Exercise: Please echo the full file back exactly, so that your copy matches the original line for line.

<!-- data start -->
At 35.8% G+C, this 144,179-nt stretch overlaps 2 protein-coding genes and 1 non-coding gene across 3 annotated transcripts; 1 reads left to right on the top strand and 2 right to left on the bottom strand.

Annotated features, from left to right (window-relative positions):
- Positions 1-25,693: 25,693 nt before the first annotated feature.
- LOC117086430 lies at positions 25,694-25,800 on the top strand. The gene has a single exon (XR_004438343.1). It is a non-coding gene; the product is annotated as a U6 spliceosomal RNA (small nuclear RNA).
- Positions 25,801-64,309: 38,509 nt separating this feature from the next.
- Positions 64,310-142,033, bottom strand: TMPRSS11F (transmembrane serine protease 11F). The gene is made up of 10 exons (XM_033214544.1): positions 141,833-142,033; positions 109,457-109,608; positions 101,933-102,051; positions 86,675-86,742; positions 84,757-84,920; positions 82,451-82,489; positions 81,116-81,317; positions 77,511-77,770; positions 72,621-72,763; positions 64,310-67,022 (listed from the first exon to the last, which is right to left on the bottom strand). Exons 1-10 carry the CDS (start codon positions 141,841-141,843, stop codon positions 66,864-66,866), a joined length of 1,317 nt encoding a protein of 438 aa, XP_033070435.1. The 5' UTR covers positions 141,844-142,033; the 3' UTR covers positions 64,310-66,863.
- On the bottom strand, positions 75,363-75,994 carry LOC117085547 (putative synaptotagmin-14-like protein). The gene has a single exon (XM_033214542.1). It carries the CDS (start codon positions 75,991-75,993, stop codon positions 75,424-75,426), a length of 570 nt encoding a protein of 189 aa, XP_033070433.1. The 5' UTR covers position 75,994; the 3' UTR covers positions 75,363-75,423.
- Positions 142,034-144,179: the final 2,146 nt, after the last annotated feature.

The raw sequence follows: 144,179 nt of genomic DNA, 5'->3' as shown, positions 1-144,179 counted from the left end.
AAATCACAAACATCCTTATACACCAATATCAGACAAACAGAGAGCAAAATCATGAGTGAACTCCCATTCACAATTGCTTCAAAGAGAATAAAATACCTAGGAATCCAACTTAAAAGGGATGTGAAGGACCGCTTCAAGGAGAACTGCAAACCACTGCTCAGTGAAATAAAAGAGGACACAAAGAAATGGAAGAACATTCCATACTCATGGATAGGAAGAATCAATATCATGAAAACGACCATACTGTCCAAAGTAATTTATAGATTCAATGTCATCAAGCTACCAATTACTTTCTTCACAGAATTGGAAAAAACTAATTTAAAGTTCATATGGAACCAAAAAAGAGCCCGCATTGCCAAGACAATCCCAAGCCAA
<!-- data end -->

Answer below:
At 35.8% G+C, this 144,179-nt stretch overlaps 2 protein-coding genes and 1 non-coding gene across 3 annotated transcripts; 1 reads left to right on the top strand and 2 right to left on the bottom strand.

Annotated features, from left to right (window-relative positions):
- Positions 1-25,693: 25,693 nt before the first annotated feature.
- LOC117086430 lies at positions 25,694-25,800 on the top strand. The gene has a single exon (XR_004438343.1). It is a non-coding gene; the product is annotated as a U6 spliceosomal RNA (small nuclear RNA).
- Positions 25,801-64,309: 38,509 nt separating this feature from the next.
- Positions 64,310-142,033, bottom strand: TMPRSS11F (transmembrane serine protease 11F). The gene is made up of 10 exons (XM_033214544.1): positions 141,833-142,033; positions 109,457-109,608; positions 101,933-102,051; positions 86,675-86,742; positions 84,757-84,920; positions 82,451-82,489; positions 81,116-81,317; positions 77,511-77,770; positions 72,621-72,763; positions 64,310-67,022 (listed from the first exon to the last, which is right to left on the bottom strand). Exons 1-10 carry the CDS (start codon positions 141,841-141,843, stop codon positions 66,864-66,866), a joined length of 1,317 nt encoding a protein of 438 aa, XP_033070435.1. The 5' UTR covers positions 141,844-142,033; the 3' UTR covers positions 64,310-66,863.
- On the bottom strand, positions 75,363-75,994 carry LOC117085547 (putative synaptotagmin-14-like protein). The gene has a single exon (XM_033214542.1). It carries the CDS (start codon positions 75,991-75,993, stop codon positions 75,424-75,426), a length of 570 nt encoding a protein of 189 aa, XP_033070433.1. The 5' UTR covers position 75,994; the 3' UTR covers positions 75,363-75,423.
- Positions 142,034-144,179: the final 2,146 nt, after the last annotated feature.

The raw sequence follows: 144,179 nt of genomic DNA, 5'->3' as shown, positions 1-144,179 counted from the left end.
AAATCACAAACATCCTTATACACCAATATCAGACAAACAGAGAGCAAAATCATGAGTGAACTCCCATTCACAATTGCTTCAAAGAGAATAAAATACCTAGGAATCCAACTTAAAAGGGATGTGAAGGACCGCTTCAAGGAGAACTGCAAACCACTGCTCAGTGAAATAAAAGAGGACACAAAGAAATGGAAGAACATTCCATACTCATGGATAGGAAGAATCAATATCATGAAAACGACCATACTGTCCAAAGTAATTTATAGATTCAATGTCATCAAGCTACCAATTACTTTCTTCACAGAATTGGAAAAAACTAATTTAAAGTTCATATGGAACCAAAAAAGAGCCCGCATTGCCAAGACAATCCCAAGCCAA